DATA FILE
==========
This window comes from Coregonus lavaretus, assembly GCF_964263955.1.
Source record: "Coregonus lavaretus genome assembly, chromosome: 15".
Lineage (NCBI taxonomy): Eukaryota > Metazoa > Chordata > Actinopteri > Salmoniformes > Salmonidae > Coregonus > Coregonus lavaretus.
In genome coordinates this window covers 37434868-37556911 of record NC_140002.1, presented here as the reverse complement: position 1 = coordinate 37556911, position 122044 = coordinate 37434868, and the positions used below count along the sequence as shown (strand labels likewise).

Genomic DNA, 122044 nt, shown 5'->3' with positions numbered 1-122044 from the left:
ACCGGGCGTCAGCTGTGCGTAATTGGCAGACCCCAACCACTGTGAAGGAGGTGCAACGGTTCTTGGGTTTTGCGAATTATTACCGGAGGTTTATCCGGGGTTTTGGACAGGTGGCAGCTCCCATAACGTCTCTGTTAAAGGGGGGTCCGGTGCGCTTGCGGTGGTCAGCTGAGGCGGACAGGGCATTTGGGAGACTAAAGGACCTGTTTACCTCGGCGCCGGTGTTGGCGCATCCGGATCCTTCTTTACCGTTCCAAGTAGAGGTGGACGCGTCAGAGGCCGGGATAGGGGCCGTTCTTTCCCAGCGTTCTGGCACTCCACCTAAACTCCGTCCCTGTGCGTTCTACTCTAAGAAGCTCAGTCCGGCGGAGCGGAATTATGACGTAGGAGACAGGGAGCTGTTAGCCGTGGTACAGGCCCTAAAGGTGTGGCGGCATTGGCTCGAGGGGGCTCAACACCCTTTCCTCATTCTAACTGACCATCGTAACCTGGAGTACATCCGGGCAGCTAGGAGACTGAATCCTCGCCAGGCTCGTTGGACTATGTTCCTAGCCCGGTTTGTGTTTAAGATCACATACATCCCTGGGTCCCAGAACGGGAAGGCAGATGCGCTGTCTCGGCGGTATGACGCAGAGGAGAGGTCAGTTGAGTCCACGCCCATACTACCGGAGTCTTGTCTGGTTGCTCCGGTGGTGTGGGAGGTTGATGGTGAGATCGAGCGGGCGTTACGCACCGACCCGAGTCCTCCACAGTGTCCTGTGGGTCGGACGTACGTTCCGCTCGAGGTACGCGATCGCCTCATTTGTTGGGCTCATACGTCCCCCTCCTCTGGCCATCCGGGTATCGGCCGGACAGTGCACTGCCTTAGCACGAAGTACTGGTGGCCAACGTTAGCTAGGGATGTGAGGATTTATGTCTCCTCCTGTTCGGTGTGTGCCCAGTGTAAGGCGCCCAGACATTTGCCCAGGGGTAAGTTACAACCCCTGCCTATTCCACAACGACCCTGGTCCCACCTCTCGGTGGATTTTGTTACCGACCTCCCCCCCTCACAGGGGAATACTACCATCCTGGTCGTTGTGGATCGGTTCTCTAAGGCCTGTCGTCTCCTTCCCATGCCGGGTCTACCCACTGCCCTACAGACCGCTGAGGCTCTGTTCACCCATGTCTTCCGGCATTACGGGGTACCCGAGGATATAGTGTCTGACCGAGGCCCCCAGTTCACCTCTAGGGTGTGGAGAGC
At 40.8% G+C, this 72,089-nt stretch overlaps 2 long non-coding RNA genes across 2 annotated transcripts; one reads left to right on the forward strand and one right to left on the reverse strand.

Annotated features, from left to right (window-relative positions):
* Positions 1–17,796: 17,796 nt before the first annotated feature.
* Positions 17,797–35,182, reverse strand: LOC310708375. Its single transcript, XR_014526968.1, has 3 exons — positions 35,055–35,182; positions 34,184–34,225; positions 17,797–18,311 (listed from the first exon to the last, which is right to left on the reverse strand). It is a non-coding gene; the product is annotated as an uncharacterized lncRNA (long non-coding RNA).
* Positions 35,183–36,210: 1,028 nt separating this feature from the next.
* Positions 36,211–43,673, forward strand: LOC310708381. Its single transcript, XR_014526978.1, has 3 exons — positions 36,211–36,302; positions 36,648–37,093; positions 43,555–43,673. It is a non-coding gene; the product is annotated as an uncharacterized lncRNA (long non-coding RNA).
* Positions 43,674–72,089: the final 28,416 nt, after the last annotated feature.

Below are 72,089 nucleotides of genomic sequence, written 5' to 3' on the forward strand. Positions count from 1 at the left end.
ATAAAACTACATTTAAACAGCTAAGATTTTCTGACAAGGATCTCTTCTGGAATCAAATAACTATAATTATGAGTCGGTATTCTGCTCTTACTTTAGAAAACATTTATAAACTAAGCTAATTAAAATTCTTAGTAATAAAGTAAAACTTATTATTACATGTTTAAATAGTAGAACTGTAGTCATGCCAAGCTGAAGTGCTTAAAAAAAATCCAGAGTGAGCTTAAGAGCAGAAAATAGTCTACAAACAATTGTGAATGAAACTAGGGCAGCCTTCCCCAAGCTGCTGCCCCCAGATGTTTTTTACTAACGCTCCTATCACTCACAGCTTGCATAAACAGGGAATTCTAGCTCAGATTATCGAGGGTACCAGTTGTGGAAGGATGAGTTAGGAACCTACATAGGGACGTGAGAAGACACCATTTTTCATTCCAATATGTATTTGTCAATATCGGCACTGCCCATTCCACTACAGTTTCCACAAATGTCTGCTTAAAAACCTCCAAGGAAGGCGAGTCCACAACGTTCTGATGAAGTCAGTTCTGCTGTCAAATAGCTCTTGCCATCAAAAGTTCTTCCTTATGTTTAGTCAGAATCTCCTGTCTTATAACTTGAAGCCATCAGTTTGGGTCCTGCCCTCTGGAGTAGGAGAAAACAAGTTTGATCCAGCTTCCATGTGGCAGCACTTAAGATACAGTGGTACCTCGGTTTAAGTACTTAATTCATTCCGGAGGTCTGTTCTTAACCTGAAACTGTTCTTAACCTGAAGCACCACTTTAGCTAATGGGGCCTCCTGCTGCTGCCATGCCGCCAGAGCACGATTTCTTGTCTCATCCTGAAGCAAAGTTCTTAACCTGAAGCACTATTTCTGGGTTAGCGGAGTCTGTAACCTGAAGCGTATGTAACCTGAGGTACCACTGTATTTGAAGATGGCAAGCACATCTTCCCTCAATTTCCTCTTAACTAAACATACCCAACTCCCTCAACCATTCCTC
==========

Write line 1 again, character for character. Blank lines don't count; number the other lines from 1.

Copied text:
This window comes from Coregonus lavaretus, assembly GCF_964263955.1.